Natural Hazards

, Volume 97, Issue 3, pp 1277–1295 | Cite as

Linking residential saltwater intrusion risk perceptions to physical exposure of climate change impacts in rural coastal communities of North Carolina

  • Abinash BhattachanEmail author
  • Matthew D. Jurjonas
  • Priscilla R. Morris
  • Paul J. Taillie
  • Lindsey S. Smart
  • Ryan E. Emanuel
  • Erin L. Seekamp
Original Paper


The salinization of freshwater-dependent coastal ecosystems precedes inundation by sea level rise. This type of saltwater intrusion places communities, ecosystems, and infrastructure at substantial risk. Risk perceptions of local residents are an indicator to gauge public support for climate change adaptation planning. Here, we document residential perspectives on the present and future threats posed by saltwater intrusion in a rural, low-lying region in coastal North Carolina, and we compare the spatial distribution of survey responses to physical landscape variables such as distance to coastline, artificial drainage density, elevation, saltwater intrusion vulnerability, and actual salinity measured during a synoptic field survey. We evaluate and discuss the degree of alignment or misalignment between risk perceptions and metrics of exposure to saltwater intrusion. Risk perceptions align well with the physical landscape characteristics, as residents with greater exposure to saltwater intrusion, including those living on low-lying land with high concentrations of artificial drainages, perceive greater risk than people living in low-exposure areas. Uncertainty about threats of saltwater intrusion is greatest among those living at higher elevations, whose properties and communities are less likely to be exposed to high salinity. As rising sea levels, drought, and coastal storms increase the likelihood of saltwater intrusion in coastal regions, integrated assessments of risk perceptions and physical exposure are critical for developing outreach activities and planning adaptation measures.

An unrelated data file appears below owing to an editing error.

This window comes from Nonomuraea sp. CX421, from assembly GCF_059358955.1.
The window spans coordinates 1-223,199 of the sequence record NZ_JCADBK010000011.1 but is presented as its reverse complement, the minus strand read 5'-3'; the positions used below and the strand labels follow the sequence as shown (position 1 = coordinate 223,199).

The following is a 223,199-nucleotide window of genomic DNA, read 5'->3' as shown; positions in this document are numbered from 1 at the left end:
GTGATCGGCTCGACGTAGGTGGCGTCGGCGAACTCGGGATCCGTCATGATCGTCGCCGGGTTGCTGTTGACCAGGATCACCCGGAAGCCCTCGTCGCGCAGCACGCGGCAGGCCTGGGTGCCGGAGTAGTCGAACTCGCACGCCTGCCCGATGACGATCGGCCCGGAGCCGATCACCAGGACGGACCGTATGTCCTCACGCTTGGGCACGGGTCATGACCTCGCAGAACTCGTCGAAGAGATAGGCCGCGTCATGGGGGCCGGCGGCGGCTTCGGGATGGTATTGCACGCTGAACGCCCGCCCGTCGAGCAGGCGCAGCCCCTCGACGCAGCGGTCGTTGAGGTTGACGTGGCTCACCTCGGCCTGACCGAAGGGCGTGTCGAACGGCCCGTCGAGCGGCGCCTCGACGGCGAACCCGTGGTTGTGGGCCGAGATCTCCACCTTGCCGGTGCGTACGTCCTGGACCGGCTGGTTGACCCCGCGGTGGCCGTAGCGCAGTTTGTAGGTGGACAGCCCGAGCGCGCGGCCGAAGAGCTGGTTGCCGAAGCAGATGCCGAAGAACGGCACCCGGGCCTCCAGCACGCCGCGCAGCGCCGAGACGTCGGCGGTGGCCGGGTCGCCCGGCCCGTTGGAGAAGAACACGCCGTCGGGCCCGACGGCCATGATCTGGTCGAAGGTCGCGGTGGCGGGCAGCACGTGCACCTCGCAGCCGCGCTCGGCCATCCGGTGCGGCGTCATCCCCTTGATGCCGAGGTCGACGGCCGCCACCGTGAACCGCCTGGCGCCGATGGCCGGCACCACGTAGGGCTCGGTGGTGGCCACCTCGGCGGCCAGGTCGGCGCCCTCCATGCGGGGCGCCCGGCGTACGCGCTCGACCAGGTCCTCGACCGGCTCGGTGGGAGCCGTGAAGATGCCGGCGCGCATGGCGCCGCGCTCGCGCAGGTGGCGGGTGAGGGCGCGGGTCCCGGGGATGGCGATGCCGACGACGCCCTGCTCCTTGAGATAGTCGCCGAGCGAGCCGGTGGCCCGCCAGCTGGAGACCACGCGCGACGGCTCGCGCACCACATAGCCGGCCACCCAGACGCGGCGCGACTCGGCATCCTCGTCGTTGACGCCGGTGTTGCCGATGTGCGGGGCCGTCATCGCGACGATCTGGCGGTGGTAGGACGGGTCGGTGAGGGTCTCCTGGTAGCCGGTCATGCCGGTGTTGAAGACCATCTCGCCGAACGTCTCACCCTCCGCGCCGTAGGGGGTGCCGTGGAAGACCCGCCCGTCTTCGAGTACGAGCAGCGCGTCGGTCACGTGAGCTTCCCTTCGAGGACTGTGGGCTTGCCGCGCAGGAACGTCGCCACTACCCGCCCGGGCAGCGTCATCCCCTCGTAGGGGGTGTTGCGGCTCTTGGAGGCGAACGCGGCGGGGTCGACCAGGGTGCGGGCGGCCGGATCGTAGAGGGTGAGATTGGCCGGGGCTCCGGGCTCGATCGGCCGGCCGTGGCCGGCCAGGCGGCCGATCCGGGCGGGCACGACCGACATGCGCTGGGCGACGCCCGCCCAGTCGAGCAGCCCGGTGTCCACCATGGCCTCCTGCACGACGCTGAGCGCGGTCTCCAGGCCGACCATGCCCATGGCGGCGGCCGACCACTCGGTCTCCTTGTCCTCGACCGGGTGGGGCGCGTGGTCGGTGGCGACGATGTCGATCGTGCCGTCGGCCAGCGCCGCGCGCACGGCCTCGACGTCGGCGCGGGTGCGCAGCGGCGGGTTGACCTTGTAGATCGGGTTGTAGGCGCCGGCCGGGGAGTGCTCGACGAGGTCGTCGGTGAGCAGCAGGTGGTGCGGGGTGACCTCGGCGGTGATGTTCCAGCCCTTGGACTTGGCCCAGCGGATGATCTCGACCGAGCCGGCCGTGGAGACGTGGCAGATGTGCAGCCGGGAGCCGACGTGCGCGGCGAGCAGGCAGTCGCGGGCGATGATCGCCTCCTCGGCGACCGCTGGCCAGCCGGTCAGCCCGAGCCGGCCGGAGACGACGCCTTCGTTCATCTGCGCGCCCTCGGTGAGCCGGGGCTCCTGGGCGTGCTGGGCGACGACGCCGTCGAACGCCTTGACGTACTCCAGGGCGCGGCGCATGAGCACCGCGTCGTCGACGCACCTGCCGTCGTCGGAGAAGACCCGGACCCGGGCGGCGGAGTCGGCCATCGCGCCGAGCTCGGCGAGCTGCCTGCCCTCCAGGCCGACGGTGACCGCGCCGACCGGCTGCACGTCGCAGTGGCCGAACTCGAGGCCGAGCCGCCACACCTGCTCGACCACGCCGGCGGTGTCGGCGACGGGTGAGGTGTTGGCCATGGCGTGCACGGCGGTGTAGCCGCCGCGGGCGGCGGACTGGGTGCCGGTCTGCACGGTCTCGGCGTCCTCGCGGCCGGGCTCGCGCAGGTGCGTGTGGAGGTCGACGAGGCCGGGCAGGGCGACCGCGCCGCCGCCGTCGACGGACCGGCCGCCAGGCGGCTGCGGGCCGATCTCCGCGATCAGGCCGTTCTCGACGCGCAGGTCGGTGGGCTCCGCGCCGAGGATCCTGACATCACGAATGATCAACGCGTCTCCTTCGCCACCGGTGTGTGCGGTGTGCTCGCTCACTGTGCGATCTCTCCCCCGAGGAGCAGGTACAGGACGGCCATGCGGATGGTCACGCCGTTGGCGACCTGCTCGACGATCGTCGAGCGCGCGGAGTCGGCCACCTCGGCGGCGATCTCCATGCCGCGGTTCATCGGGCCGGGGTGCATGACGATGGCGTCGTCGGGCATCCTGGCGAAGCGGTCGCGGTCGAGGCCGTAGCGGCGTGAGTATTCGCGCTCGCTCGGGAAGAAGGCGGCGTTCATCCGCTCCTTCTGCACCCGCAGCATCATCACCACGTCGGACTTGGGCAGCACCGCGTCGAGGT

Rural coastal regions Climate adaptation Climate change exposure Residential risk perception Sea level rise impacts 



The College of Natural Resources at North Carolina State University (Building Interdisciplinary Strengths) and National Science Foundation (EF-1427188 and EAR-1462169) provided funding for this study. We thank Princess Mutasa, Daniel Woody, Jose Jimenez, Bruno Kanieski, Lesly Aldana with survey distribution and Marcelo Ardon, Theo Jass, Alexander McGirt, Lizzie Lightning, Matthew Stillwagon, Gillian Gunderson, Steven Anderson, Emily Bernhardt, Justin Wright for their help with field measurement of water conductivity. The North Carolina State University Institutional Review Board approved the surveys used in this study (5968).

Supplementary material

11069_2019_3706_MOESM1_ESM.docx (2.1 mb)
Supplementary material 1 (DOCX 2162 kb)


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© Springer Nature B.V. 2019

Authors and Affiliations

  1. 1.Department of Forestry and Environmental ResourcesNorth Carolina State UniversityRaleighUSA
  2. 2.Center for Geospatial AnalyticsNorth Carolina State UniversityRaleighUSA
  3. 3.Department of Parks, Recreation, and Tourism ManagementNorth Carolina State UniversityRaleighUSA
  4. 4.Department of Forest BiomaterialsNorth Carolina State UniversityRaleighUSA

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